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I spent 4 weeks with Project Luangwa, teaching music at Katapila Basic School, tutoring maths at Mfuwe Day Secondary School, and helping out in the Project Luangwa office. As an 18-year-old on a gap year, I wasn’t sure what to expect from my stay in Mfuwe, but it was a really interesting and enjoyable experience - both for me and for the children I was teaching - and I’m so happy that I did it! 
 
As a musical person, I knew that I could be a unique volunteer at Katapila school, and I think the kids had so much fun and learnt a lot through making music. I had brought with me some percussion instruments and recorders to use (through the very useful Pilot Post Scheme), which was complemented by a recent donation of recorders to Project Luangwa. I had 3 general lesson plans - recorders, percussion and improvisation, and singing. All of the children in Grades 4, 5 and 6 got a chance to try everything; in particular, they were really excited by the recorders which they had never seen before! 
 
With the help of Ireen, the lovely and inspirational headmistress, and the other class teachers in translating what I was teaching, I was able to teach the kids how to play a recorder. It was quite difficult at first, since they have never played any instrument like it before, but slowly it started coming together as they understood how to make a good sound as opposed to a squeak! I eventually taught the two best children, Wisdom and Margaret, how to play the Zambian National Anthem which was extremely impressive after only 4 weeks of lessons and I was very proud of their achievement.
 
The percussion instruments that I brought (including triangles, tambourines, drums, maracas and agogos) led to a very different kind of lesson. I taught them all the names of the instruments, and explained how they are played. Then, I encouraged the kids to be creative through improvisation, teaching them that although percussion cannot produce a melody, you can still make a variety of rhythms. We had fun passing each instrument round in a circle, as each child had a chance to make something up on the instrument! I then moved onto using objects in the classroom, our bodies and our voices, and I showed them that you can make music however and with whatever you want. The kids would always cheer when I walked in with my bag of instruments, knowing that an exciting lesson was coming!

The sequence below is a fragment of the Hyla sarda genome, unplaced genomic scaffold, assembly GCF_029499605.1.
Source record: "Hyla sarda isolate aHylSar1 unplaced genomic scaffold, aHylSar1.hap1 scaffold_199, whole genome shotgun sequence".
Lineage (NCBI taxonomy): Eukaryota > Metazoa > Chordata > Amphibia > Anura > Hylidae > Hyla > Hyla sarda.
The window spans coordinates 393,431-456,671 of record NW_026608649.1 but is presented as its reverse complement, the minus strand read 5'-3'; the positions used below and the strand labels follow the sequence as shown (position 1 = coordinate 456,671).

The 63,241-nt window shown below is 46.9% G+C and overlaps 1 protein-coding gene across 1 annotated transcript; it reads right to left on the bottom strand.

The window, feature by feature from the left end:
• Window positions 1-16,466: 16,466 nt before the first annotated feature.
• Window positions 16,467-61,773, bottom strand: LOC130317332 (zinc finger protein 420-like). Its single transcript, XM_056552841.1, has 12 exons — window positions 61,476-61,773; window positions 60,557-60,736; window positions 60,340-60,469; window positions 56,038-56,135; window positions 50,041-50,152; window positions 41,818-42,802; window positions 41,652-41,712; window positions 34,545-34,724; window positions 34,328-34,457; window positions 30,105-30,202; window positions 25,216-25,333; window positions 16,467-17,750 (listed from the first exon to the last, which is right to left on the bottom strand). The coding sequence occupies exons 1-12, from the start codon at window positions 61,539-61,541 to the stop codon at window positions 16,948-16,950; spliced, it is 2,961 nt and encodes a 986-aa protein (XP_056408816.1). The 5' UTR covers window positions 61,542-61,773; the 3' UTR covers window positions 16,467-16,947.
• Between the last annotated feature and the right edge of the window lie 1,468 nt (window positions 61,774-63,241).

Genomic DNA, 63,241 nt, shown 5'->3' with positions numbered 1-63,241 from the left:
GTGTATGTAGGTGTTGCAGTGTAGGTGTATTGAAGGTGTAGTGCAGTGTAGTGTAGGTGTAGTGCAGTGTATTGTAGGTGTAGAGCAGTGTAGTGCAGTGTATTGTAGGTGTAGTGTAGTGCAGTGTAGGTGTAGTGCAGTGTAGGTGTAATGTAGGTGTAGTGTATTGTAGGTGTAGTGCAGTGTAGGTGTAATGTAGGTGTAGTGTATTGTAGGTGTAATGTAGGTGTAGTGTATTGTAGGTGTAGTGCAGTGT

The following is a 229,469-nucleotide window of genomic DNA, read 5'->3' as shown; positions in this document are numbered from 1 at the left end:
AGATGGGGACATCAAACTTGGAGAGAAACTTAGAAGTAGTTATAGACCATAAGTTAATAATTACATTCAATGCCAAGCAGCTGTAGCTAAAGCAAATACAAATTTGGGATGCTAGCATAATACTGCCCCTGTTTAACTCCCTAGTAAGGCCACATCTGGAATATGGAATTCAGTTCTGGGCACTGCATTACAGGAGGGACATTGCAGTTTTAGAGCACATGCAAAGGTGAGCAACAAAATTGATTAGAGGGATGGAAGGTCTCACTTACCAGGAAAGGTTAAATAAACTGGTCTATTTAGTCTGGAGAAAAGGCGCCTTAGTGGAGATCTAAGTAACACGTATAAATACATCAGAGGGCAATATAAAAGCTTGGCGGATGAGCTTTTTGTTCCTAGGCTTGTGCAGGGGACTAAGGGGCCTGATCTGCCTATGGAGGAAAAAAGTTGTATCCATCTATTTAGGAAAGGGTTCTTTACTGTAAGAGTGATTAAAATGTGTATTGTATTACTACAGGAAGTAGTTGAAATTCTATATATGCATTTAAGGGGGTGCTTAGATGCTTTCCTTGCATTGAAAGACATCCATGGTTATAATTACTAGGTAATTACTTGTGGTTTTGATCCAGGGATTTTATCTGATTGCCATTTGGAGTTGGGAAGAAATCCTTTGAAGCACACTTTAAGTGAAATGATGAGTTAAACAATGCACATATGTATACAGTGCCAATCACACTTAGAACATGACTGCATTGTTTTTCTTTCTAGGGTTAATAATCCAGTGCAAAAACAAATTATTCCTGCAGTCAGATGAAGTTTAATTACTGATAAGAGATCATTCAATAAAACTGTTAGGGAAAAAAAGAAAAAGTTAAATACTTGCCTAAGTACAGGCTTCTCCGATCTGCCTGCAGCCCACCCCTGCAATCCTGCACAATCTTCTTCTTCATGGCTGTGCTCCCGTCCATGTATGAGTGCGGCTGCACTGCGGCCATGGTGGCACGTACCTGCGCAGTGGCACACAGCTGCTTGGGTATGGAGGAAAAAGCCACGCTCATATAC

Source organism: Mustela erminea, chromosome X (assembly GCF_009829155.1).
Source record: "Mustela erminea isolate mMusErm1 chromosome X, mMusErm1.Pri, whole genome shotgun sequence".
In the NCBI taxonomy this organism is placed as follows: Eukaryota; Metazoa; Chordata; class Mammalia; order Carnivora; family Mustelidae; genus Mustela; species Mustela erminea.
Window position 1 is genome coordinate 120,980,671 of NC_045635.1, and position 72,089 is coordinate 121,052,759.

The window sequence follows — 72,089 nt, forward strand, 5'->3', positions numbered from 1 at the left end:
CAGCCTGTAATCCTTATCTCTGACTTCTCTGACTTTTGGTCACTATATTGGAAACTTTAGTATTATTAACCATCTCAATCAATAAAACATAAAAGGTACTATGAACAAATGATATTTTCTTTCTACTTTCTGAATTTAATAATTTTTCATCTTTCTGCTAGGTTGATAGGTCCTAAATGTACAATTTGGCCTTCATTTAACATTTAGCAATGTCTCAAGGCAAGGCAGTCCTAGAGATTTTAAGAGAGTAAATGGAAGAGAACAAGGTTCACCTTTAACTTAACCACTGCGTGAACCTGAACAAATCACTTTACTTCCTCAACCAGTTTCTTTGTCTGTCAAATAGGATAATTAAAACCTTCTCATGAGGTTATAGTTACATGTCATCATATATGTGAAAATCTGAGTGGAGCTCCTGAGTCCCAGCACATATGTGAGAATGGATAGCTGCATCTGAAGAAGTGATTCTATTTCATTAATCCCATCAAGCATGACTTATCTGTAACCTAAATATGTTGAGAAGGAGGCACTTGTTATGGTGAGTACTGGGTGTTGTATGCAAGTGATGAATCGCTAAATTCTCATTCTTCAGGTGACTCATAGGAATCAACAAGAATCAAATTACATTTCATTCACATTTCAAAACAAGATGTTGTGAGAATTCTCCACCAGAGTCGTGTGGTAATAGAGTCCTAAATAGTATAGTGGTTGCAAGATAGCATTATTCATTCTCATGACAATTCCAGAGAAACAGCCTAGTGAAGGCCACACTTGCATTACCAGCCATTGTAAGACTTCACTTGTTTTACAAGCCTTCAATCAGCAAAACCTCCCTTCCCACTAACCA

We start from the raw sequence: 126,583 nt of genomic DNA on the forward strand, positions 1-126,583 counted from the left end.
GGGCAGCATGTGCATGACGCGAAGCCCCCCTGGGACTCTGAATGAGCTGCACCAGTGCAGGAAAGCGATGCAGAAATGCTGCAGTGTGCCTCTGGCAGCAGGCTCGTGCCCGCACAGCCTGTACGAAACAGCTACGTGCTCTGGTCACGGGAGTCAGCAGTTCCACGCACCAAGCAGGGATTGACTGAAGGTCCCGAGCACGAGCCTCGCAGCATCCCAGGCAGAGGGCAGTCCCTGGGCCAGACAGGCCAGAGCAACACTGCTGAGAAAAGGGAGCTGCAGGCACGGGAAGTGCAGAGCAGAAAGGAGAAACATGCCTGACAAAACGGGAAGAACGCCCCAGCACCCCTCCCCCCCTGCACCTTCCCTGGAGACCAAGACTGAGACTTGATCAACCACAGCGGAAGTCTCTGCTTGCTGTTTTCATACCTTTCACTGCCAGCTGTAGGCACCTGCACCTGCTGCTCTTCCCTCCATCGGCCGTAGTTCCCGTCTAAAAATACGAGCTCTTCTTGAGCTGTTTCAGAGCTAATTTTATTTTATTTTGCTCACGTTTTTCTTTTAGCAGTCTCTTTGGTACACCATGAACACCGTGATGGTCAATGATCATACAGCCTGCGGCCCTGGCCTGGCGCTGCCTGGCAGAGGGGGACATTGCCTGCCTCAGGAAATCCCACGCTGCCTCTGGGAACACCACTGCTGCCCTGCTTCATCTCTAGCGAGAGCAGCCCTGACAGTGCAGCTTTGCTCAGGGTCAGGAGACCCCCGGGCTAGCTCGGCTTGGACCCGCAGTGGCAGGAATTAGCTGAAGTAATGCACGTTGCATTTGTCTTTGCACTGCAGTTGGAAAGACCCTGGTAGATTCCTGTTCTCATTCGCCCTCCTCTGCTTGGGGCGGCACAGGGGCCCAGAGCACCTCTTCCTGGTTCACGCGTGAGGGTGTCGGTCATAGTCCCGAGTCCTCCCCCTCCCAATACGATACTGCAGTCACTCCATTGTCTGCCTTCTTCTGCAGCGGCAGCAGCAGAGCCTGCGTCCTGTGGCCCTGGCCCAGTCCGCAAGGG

I also had a lot of fun teaching the kids to sing ‘This Little Light of Mine’, and they definitely enjoyed it as well. I chose that song because it’s simple, repetitive and catchy, and it’s fun and easy to sing! The kids picked it up incredibly quickly, and the older boys automatically made up a harmony which sounded perfect. Once all three grades knew the song, we had a brilliant jamming session during break time one day with all the kids singing along, playing the percussion and doing some dancing as well! I encouraged everyone to get involved, pulling random kids into the middle of the circle to dance with me.  We also had a massive ‘photo shoot’ - the kids loved seeing photos of themselves and I was extremely happy to oblige! The memory of that day will always stick with me - it completely summed up the life, energy and soul of Katapila.
 
Approaching Katapila in the mornings, the car would be charged by numerous kids shouting ‘Alaina, Alaina’. Some would pass me small green fruits, while others would want to shake my hand or have a short ride in the car, or just grin at me! I think I became part of the community in that time - in particular, I insisted on helping young girls carry heavy containers of water from the borehole to their village, and they would continuously giggle until I put them down. Ireen took me to meet members of the community, and also showed me where to buy some traditional chitenges (colourful African wrap-around skirts). She was also incredibly generous in treating me to traditional African lunches complete with nshima (the staple food made from maize meal), potatoes, beans and assorted vegetables. I am also grateful to Ireen for the colourful, traditional African dress she made for me as a thank you present, since she was so pleased with how happy I had made the kids! 
 
In addition to my mornings at Katapila, I also helped Dave and Karen out in the Project Luangwa office. They have so much work to do for just two people, including looking after over 120 sponsored children, keeping in touch with all of their sponsors, visiting some of the 20 plus schools they assist, updating their systems and coordinating volunteers. I did what I could, mainly assisting with data input by updating the sponsored childrens’ Term 1 grades and expenses. I also spent some afternoons tutoring maths to some of Project Luangwa’s sponsored children at Mfuwe Day Secondary School. It was a challenge, but I think I succeeded in boosting their confidence and increasing their skills.
 
I don’t have a single regret about my decision to come out to Mfuwe as a volunteer. I had so many new experiences, and it was a joy to teach the kids and see them flourish. Their smiles and laughs were a reward in themselves, as was watching them improve in skill and confidence. I’m already planning a return trip next summer!
 
The kids certainly took to everything that Aliana taught them with gusto and her lessons could be heard  three villages away.
Thank you Alaina, for making over 300 kids smile each and every day you were here.

 

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